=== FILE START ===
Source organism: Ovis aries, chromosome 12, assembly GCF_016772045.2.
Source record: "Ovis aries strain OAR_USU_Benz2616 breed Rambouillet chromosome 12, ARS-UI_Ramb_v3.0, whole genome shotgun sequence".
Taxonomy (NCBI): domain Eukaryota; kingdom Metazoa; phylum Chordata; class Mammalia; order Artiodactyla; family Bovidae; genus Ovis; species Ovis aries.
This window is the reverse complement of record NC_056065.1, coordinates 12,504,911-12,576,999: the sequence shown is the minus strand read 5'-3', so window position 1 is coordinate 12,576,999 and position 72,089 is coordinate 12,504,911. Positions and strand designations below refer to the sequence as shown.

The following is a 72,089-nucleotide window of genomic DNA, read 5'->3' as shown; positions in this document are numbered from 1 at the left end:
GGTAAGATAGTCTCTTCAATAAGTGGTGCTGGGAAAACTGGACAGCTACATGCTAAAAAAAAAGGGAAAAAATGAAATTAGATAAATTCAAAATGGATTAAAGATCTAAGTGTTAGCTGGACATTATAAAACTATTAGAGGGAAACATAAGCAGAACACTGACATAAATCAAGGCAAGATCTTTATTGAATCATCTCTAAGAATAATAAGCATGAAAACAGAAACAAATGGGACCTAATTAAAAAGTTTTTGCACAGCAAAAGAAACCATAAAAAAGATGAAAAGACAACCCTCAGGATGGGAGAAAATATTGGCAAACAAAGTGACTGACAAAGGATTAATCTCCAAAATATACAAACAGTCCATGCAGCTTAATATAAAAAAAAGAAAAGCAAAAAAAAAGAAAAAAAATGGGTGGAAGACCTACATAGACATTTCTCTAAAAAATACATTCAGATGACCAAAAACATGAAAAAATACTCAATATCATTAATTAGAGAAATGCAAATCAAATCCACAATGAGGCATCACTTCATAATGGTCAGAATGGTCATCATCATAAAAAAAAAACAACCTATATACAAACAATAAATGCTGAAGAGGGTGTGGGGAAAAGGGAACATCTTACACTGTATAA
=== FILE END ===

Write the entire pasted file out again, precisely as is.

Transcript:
Source organism: Ovis aries, chromosome 12, assembly GCF_016772045.2.
Source record: "Ovis aries strain OAR_USU_Benz2616 breed Rambouillet chromosome 12, ARS-UI_Ramb_v3.0, whole genome shotgun sequence".
Taxonomy (NCBI): domain Eukaryota; kingdom Metazoa; phylum Chordata; class Mammalia; order Artiodactyla; family Bovidae; genus Ovis; species Ovis aries.
This window is the reverse complement of record NC_056065.1, coordinates 12,504,911-12,576,999: the sequence shown is the minus strand read 5'-3', so window position 1 is coordinate 12,576,999 and position 72,089 is coordinate 12,504,911. Positions and strand designations below refer to the sequence as shown.

The following is a 72,089-nucleotide window of genomic DNA, read 5'->3' as shown; positions in this document are numbered from 1 at the left end:
GGTAAGATAGTCTCTTCAATAAGTGGTGCTGGGAAAACTGGACAGCTACATGCTAAAAAAAAAGGGAAAAAATGAAATTAGATAAATTCAAAATGGATTAAAGATCTAAGTGTTAGCTGGACATTATAAAACTATTAGAGGGAAACATAAGCAGAACACTGACATAAATCAAGGCAAGATCTTTATTGAATCATCTCTAAGAATAATAAGCATGAAAACAGAAACAAATGGGACCTAATTAAAAAGTTTTTGCACAGCAAAAGAAACCATAAAAAAGATGAAAAGACAACCCTCAGGATGGGAGAAAATATTGGCAAACAAAGTGACTGACAAAGGATTAATCTCCAAAATATACAAACAGTCCATGCAGCTTAATATAAAAAAAAGAAAAGCAAAAAAAAAGAAAAAAAATGGGTGGAAGACCTACATAGACATTTCTCTAAAAAATACATTCAGATGACCAAAAACATGAAAAAATACTCAATATCATTAATTAGAGAAATGCAAATCAAATCCACAATGAGGCATCACTTCATAATGGTCAGAATGGTCATCATCATAAAAAAAAAACAACCTATATACAAACAATAAATGCTGAAGAGGGTGTGGGGAAAAGGGAACATCTTACACTGTATAA